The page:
The argument that biologically primary and biologically secondary cognitive abilities emerge in different contexts should not be taken to mean that there are no cognitive factors that similarly influence the acquisition of both primary and secondary abilities. One such general influence appears to be the goal structure of the activity ( Siegler & Crowley, in press ); for example, the goal of counting is to quantify how many items are in a set. Knowing the goal of the activity seems to be an important precondition for shifts from the use of relatively unsophisticated problem-solving strategies to the use of more adult-like problem-solving strategies in both primary and secondary domains ( Siegler & Crowley, in press ). Even so, it might be the case that any such goals are implicit features of the neurocognitive systems that support biologically primary cognitive abilities, whereas the goal structure for secondary skills must either be induced or learned from other people.

Evolution and Mathematics

I have just argued that the ease and conditions under which biologically primary and biologically secondary cognitive abilities are acquired are likely to differ. Thus, in order to fully understand mathematical development and to relate this knowledge to mathematics instruction, a distinction must be made between biologically primary and biologically secondary mathematical abilities, a task that is addressed in the following two sections.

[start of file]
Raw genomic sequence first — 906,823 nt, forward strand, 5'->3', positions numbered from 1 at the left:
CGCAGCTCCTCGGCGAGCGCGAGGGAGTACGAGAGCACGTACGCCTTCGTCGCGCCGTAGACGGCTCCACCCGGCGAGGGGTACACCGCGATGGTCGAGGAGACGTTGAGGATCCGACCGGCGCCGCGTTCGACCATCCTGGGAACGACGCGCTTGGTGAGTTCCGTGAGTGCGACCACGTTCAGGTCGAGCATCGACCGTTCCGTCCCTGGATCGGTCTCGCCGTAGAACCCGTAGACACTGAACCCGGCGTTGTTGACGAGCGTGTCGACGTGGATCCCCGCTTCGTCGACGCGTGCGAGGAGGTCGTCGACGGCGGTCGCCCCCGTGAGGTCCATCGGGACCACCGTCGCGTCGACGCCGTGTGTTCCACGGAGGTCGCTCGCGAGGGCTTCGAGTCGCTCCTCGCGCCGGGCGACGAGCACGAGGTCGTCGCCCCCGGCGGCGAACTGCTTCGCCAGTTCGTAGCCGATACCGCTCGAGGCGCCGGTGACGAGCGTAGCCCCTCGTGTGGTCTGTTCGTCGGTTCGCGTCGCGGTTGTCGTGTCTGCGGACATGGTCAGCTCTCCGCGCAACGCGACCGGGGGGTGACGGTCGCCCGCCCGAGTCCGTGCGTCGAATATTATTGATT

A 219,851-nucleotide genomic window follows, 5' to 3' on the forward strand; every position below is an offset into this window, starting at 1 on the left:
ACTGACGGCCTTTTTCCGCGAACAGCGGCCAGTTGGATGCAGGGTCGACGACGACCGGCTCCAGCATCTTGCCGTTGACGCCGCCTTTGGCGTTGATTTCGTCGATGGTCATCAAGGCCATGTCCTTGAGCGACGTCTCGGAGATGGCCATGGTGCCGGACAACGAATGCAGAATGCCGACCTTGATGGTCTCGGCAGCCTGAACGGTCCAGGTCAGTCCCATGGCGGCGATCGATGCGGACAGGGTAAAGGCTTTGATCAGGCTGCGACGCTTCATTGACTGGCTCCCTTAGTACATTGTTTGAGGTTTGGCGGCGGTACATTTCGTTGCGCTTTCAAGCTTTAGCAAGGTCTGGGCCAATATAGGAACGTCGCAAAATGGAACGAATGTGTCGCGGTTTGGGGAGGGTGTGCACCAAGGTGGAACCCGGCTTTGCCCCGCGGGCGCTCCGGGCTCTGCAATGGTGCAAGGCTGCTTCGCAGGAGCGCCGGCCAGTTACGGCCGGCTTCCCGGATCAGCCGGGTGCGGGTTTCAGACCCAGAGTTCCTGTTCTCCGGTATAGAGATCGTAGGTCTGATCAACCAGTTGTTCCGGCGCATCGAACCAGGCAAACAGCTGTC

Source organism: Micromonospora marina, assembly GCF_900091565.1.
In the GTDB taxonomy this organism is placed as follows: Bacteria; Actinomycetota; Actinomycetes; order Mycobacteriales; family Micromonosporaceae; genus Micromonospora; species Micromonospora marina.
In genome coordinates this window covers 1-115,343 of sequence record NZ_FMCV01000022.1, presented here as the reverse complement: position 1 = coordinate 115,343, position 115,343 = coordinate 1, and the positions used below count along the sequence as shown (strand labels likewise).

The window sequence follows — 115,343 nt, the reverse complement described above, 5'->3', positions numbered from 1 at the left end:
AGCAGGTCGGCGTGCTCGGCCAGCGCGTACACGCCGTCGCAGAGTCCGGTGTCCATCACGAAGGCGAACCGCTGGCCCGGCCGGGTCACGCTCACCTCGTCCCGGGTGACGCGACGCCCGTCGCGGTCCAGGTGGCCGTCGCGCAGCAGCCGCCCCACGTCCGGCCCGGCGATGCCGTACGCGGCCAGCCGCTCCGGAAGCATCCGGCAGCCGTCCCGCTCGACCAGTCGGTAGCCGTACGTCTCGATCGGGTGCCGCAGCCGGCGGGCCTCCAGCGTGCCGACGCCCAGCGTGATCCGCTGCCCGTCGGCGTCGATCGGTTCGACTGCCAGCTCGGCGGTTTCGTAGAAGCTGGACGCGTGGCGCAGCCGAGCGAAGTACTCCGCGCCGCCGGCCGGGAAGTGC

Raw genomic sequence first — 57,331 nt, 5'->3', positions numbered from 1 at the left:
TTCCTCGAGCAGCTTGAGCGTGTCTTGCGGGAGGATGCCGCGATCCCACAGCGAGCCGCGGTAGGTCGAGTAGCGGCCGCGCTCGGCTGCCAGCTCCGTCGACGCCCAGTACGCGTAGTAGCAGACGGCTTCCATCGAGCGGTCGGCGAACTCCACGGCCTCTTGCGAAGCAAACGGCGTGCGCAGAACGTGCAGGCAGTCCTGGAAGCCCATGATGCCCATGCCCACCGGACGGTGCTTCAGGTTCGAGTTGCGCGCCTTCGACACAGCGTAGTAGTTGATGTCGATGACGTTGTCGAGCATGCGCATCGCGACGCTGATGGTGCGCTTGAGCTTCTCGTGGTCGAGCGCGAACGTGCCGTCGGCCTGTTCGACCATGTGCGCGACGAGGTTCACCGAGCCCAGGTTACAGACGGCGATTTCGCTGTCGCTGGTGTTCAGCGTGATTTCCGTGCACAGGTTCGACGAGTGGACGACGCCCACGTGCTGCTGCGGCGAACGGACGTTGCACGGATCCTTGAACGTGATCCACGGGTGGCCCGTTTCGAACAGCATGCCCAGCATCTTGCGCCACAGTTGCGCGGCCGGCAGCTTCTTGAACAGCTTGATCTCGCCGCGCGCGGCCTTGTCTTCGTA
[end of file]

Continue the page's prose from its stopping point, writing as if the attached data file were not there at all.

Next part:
Biologically Primary Mathematical Abilities

Potential biologically primary mathematical abilities are shown in Appendix A . Each of these abilities emerge early in development, appear to be found pan-culturally, and are evident in nonhuman primates and some other animal species.